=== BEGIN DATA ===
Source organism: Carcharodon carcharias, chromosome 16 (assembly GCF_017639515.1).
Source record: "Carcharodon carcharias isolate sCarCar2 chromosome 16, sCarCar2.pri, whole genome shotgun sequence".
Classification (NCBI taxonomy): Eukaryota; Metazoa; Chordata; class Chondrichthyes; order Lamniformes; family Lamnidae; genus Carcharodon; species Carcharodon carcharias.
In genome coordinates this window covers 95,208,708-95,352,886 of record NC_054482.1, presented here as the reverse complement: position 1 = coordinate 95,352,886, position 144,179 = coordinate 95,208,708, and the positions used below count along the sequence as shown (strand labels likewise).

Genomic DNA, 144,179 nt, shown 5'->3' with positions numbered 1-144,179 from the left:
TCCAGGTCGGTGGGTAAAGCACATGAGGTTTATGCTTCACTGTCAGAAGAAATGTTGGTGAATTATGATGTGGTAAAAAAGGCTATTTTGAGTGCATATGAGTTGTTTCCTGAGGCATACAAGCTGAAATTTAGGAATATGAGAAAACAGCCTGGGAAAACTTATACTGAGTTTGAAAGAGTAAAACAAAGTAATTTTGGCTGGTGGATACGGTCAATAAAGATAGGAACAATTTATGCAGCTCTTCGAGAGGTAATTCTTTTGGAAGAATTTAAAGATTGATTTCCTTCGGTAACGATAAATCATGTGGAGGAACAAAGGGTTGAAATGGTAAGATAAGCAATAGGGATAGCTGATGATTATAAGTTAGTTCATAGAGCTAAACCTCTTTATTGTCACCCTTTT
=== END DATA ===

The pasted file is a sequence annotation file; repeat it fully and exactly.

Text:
Source organism: Carcharodon carcharias, chromosome 16 (assembly GCF_017639515.1).
Source record: "Carcharodon carcharias isolate sCarCar2 chromosome 16, sCarCar2.pri, whole genome shotgun sequence".
Classification (NCBI taxonomy): Eukaryota; Metazoa; Chordata; class Chondrichthyes; order Lamniformes; family Lamnidae; genus Carcharodon; species Carcharodon carcharias.
In genome coordinates this window covers 95,208,708-95,352,886 of record NC_054482.1, presented here as the reverse complement: position 1 = coordinate 95,352,886, position 144,179 = coordinate 95,208,708, and the positions used below count along the sequence as shown (strand labels likewise).

Genomic DNA, 144,179 nt, shown 5'->3' with positions numbered 1-144,179 from the left:
TCCAGGTCGGTGGGTAAAGCACATGAGGTTTATGCTTCACTGTCAGAAGAAATGTTGGTGAATTATGATGTGGTAAAAAAGGCTATTTTGAGTGCATATGAGTTGTTTCCTGAGGCATACAAGCTGAAATTTAGGAATATGAGAAAACAGCCTGGGAAAACTTATACTGAGTTTGAAAGAGTAAAACAAAGTAATTTTGGCTGGTGGATACGGTCAATAAAGATAGGAACAATTTATGCAGCTCTTCGAGAGGTAATTCTTTTGGAAGAATTTAAAGATTGATTTCCTTCGGTAACGATAAATCATGTGGAGGAACAAAGGGTTGAAATGGTAAGATAAGCAATAGGGATAGCTGATGATTATAAGTTAGTTCATAGAGCTAAACCTCTTTATTGTCACCCTTTT